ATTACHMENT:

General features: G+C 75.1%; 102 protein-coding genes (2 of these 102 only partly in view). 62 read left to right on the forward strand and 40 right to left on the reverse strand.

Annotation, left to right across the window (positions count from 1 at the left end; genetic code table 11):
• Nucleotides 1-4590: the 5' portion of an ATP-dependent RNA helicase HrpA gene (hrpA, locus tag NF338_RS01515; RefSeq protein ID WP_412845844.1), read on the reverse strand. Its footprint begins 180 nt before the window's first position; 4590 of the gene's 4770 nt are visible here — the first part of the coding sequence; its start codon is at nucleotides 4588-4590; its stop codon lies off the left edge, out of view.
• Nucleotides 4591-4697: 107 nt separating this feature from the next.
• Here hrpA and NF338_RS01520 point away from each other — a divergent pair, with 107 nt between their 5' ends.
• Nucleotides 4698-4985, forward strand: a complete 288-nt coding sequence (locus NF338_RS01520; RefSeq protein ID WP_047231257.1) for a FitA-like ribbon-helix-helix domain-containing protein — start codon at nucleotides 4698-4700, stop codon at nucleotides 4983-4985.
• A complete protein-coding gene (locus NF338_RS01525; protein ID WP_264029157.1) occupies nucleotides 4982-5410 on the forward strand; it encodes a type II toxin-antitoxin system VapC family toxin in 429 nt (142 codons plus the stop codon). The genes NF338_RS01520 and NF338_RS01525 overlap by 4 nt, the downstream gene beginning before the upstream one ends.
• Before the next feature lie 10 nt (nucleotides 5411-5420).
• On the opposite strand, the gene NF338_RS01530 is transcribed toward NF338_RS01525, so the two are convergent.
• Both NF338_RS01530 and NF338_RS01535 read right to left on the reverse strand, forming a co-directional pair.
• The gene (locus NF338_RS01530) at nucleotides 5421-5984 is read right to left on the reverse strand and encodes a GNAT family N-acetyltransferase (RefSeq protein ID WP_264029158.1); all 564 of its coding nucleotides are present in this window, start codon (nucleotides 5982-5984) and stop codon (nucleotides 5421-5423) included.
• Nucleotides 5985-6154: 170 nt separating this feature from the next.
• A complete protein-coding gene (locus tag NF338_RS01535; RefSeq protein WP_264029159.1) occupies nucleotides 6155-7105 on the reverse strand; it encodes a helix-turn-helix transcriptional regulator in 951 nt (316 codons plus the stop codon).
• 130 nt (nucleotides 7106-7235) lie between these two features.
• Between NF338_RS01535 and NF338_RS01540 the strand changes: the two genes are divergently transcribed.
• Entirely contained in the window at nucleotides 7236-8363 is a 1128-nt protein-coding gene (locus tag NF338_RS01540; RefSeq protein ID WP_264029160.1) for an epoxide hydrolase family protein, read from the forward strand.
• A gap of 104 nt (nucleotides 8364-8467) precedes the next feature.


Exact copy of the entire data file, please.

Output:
General features: G+C 75.1%; 102 protein-coding genes (2 of these 102 only partly in view). 62 read left to right on the forward strand and 40 right to left on the reverse strand.

Annotation, left to right across the window (positions count from 1 at the left end; genetic code table 11):
• Nucleotides 1-4590: the 5' portion of an ATP-dependent RNA helicase HrpA gene (hrpA, locus tag NF338_RS01515; RefSeq protein ID WP_412845844.1), read on the reverse strand. Its footprint begins 180 nt before the window's first position; 4590 of the gene's 4770 nt are visible here — the first part of the coding sequence; its start codon is at nucleotides 4588-4590; its stop codon lies off the left edge, out of view.
• Nucleotides 4591-4697: 107 nt separating this feature from the next.
• Here hrpA and NF338_RS01520 point away from each other — a divergent pair, with 107 nt between their 5' ends.
• Nucleotides 4698-4985, forward strand: a complete 288-nt coding sequence (locus NF338_RS01520; RefSeq protein ID WP_047231257.1) for a FitA-like ribbon-helix-helix domain-containing protein — start codon at nucleotides 4698-4700, stop codon at nucleotides 4983-4985.
• A complete protein-coding gene (locus NF338_RS01525; protein ID WP_264029157.1) occupies nucleotides 4982-5410 on the forward strand; it encodes a type II toxin-antitoxin system VapC family toxin in 429 nt (142 codons plus the stop codon). The genes NF338_RS01520 and NF338_RS01525 overlap by 4 nt, the downstream gene beginning before the upstream one ends.
• Before the next feature lie 10 nt (nucleotides 5411-5420).
• On the opposite strand, the gene NF338_RS01530 is transcribed toward NF338_RS01525, so the two are convergent.
• Both NF338_RS01530 and NF338_RS01535 read right to left on the reverse strand, forming a co-directional pair.
• The gene (locus NF338_RS01530) at nucleotides 5421-5984 is read right to left on the reverse strand and encodes a GNAT family N-acetyltransferase (RefSeq protein ID WP_264029158.1); all 564 of its coding nucleotides are present in this window, start codon (nucleotides 5982-5984) and stop codon (nucleotides 5421-5423) included.
• Nucleotides 5985-6154: 170 nt separating this feature from the next.
• A complete protein-coding gene (locus tag NF338_RS01535; RefSeq protein WP_264029159.1) occupies nucleotides 6155-7105 on the reverse strand; it encodes a helix-turn-helix transcriptional regulator in 951 nt (316 codons plus the stop codon).
• 130 nt (nucleotides 7106-7235) lie between these two features.
• Between NF338_RS01535 and NF338_RS01540 the strand changes: the two genes are divergently transcribed.
• Entirely contained in the window at nucleotides 7236-8363 is a 1128-nt protein-coding gene (locus tag NF338_RS01540; RefSeq protein ID WP_264029160.1) for an epoxide hydrolase family protein, read from the forward strand.
• A gap of 104 nt (nucleotides 8364-8467) precedes the next feature.